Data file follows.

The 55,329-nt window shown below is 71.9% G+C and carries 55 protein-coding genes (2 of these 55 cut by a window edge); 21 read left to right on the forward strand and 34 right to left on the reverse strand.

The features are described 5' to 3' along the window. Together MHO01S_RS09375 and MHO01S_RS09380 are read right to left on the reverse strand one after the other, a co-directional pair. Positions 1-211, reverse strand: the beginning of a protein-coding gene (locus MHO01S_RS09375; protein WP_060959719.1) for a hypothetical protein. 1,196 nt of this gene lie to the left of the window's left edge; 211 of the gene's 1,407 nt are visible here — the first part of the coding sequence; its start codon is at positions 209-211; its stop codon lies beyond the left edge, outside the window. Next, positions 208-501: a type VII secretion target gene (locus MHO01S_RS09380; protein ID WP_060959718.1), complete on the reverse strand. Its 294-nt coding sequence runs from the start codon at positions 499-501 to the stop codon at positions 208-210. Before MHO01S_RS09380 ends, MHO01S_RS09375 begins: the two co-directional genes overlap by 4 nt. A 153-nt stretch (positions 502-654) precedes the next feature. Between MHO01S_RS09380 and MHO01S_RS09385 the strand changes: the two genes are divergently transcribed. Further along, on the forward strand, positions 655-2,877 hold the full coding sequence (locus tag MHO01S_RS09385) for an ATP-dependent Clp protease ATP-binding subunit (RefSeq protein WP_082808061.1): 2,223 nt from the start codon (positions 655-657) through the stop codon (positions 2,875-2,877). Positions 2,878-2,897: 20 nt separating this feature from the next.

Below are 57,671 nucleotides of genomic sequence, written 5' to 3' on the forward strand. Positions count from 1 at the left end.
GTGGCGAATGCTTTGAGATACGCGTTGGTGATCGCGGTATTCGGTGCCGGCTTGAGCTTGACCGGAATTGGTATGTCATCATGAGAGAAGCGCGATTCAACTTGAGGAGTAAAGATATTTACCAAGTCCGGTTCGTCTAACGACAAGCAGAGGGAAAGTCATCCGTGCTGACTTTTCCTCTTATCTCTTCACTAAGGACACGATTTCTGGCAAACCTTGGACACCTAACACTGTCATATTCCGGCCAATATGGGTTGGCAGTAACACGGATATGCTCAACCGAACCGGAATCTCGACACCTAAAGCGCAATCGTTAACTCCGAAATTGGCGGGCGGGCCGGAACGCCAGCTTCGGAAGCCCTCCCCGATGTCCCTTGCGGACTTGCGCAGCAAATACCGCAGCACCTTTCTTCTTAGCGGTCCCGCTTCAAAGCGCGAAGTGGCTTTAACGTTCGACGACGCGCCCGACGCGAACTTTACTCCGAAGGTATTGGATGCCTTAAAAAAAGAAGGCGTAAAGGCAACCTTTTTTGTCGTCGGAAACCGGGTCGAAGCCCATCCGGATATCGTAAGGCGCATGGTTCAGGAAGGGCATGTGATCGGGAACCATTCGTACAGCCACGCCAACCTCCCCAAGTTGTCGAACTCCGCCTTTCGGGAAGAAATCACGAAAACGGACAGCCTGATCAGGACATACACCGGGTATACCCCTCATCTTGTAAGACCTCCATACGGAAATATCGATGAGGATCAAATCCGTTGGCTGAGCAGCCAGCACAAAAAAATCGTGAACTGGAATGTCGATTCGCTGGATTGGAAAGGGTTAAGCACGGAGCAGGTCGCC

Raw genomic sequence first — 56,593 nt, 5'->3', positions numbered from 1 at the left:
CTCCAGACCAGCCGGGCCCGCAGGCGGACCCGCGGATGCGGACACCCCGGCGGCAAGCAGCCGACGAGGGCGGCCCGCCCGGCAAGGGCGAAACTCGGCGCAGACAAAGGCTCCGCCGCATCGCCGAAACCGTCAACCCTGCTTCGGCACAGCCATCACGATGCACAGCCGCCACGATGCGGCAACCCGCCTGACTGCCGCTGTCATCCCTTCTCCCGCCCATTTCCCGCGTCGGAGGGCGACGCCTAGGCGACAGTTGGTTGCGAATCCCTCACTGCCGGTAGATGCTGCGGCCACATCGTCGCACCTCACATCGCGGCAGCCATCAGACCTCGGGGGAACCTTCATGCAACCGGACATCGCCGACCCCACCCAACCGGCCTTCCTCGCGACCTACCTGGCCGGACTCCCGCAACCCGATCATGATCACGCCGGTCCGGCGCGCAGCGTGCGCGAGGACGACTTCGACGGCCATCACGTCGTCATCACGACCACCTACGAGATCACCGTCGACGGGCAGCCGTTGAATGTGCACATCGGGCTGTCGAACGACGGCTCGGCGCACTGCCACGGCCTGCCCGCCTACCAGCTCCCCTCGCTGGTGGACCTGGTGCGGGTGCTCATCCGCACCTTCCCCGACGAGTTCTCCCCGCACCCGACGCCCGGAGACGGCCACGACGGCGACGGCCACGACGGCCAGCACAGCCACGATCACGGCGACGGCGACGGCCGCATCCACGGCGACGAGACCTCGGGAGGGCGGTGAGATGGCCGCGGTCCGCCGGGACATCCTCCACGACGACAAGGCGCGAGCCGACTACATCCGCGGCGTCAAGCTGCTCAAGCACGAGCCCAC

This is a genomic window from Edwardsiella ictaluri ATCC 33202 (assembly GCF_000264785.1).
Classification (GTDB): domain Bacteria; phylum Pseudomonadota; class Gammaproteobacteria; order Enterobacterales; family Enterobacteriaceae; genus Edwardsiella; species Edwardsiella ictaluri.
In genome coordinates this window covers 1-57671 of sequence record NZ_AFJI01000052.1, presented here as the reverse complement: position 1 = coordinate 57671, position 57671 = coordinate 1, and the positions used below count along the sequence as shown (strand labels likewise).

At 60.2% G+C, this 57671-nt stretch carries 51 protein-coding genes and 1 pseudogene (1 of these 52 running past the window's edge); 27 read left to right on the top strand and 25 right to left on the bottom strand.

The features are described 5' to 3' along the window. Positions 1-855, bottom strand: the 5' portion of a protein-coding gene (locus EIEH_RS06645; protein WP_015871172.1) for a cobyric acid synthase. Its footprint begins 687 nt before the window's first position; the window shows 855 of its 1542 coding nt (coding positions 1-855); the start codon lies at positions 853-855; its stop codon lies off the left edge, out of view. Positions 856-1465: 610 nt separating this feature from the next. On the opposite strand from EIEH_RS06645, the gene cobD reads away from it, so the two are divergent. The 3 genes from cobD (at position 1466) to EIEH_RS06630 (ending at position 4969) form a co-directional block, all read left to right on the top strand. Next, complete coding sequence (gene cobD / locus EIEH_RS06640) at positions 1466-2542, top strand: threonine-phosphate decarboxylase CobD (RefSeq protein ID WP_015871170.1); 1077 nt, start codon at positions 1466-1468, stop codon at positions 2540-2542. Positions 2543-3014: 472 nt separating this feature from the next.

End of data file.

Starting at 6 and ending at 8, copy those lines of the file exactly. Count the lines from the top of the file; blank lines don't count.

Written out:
CTCCAGACCAGCCGGGCCCGCAGGCGGACCCGCGGATGCGGACACCCCGGCGGCAAGCAGCCGACGAGGGCGGCCCGCCCGGCAAGGGCGAAACTCGGCGCAGACAAAGGCTCCGCCGCATCGCCGAAACCGTCAACCCTGCTTCGGCACAGCCATCACGATGCACAGCCGCCACGATGCGGCAACCCGCCTGACTGCCGCTGTCATCCCTTCTCCCGCCCATTTCCCGCGTCGGAGGGCGACGCCTAGGCGACAGTTGGTTGCGAATCCCTCACTGCCGGTAGATGCTGCGGCCACATCGTCGCACCTCACATCGCGGCAGCCATCAGACCTCGGGGGAACCTTCATGCAACCGGACATCGCCGACCCCACCCAACCGGCCTTCCTCGCGACCTACCTGGCCGGACTCCCGCAACCCGATCATGATCACGCCGGTCCGGCGCGCAGCGTGCGCGAGGACGACTTCGACGGCCATCACGTCGTCATCACGACCACCTACGAGATCACCGTCGACGGGCAGCCGTTGAATGTGCACATCGGGCTGTCGAACGACGGCTCGGCGCACTGCCACGGCCTGCCCGCCTACCAGCTCCCCTCGCTGGTGGACCTGGTGCGGGTGCTCATCCGCACCTTCCCCGACGAGTTCTCCCCGCACCCGACGCCCGGAGACGGCCACGACGGCGACGGCCACGACGGCCAGCACAGCCACGATCACGGCGACGGCGACGGCCGCATCCACGGCGACGAGACCTCGGGAGGGCGGTGAGATGGCCGCGGTCCGCCGGGACATCCTCCACGACGACAAGGCGCGAGCCGACTACATCCGCGGCGTCAAGCTGCTCAAGCACGAGCCCAC

This is a genomic window from Edwardsiella ictaluri ATCC 33202 (assembly GCF_000264785.1).
Classification (GTDB): domain Bacteria; phylum Pseudomonadota; class Gammaproteobacteria; order Enterobacterales; family Enterobacteriaceae; genus Edwardsiella; species Edwardsiella ictaluri.